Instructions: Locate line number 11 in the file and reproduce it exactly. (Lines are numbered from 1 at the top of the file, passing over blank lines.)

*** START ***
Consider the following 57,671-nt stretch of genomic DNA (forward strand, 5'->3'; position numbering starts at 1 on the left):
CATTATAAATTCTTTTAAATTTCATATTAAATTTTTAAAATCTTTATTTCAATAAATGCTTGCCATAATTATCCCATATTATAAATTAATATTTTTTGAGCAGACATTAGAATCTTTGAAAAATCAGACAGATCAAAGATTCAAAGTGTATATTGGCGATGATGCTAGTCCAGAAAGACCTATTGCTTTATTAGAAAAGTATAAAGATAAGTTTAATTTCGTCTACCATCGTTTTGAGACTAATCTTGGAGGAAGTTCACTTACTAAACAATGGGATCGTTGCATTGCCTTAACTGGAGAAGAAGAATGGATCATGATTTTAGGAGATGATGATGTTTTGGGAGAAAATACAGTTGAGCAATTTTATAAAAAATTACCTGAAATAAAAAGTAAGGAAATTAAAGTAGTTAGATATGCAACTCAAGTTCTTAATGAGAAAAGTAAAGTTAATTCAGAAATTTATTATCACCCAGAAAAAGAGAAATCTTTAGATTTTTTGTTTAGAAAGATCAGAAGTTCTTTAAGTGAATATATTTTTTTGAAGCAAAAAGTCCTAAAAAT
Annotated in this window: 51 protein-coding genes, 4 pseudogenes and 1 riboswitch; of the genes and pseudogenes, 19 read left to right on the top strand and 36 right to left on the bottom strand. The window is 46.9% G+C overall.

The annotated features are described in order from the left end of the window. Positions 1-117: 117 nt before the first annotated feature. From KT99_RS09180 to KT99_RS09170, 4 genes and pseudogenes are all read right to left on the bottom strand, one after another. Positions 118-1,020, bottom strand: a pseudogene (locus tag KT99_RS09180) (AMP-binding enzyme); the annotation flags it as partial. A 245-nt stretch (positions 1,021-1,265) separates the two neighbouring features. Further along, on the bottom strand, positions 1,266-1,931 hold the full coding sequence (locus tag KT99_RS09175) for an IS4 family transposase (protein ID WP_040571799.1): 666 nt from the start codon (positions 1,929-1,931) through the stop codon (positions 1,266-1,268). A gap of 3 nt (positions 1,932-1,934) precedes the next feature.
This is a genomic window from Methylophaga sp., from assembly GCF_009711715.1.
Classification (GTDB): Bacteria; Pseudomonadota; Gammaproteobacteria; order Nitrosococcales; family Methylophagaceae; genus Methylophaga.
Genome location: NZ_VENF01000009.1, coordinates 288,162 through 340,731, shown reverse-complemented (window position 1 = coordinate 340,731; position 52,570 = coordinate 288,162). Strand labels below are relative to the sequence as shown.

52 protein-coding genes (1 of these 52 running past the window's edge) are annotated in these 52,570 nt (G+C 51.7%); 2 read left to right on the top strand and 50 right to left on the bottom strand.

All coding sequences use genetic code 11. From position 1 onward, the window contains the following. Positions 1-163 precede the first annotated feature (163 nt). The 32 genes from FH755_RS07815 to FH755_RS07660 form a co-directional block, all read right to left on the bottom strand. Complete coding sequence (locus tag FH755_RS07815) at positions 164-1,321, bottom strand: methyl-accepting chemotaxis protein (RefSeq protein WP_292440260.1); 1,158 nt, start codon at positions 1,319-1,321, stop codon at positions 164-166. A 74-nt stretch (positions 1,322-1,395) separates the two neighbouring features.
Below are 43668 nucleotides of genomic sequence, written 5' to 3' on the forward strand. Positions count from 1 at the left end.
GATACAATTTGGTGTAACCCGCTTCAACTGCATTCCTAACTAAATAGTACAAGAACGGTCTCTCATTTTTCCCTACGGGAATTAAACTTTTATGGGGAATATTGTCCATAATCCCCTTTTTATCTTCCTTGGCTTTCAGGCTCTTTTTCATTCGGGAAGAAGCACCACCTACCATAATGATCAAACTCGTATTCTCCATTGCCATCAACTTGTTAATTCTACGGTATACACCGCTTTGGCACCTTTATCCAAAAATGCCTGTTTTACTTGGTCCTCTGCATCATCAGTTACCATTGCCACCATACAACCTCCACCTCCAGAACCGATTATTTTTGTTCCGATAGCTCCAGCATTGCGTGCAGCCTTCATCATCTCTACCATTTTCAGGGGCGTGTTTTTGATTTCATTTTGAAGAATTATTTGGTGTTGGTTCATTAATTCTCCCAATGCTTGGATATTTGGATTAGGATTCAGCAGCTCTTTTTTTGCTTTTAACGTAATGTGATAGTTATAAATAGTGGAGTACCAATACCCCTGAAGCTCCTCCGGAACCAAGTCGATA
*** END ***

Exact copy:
GATACAATTTGGTGTAACCCGCTTCAACTGCATTCCTAACTAAATAGTACAAGAACGGTCTCTCATTTTTCCCTACGGGAATTAAACTTTTATGGGGAATATTGTCCATAATCCCCTTTTTATCTTCCTTGGCTTTCAGGCTCTTTTTCATTCGGGAAGAAGCACCACCTACCATAATGATCAAACTCGTATTCTCCATTGCCATCAACTTGTTAATTCTACGGTATACACCGCTTTGGCACCTTTATCCAAAAATGCCTGTTTTACTTGGTCCTCTGCATCATCAGTTACCATTGCCACCATACAACCTCCACCTCCAGAACCGATTATTTTTGTTCCGATAGCTCCAGCATTGCGTGCAGCCTTCATCATCTCTACCATTTTCAGGGGCGTGTTTTTGATTTCATTTTGAAGAATTATTTGGTGTTGGTTCATTAATTCTCCCAATGCTTGGATATTTGGATTAGGATTCAGCAGCTCTTTTTTTGCTTTTAACGTAATGTGATAGTTATAAATAGTGGAGTACCAATACCCCTGAAGCTCCTCCGGAACCAAGTCGATA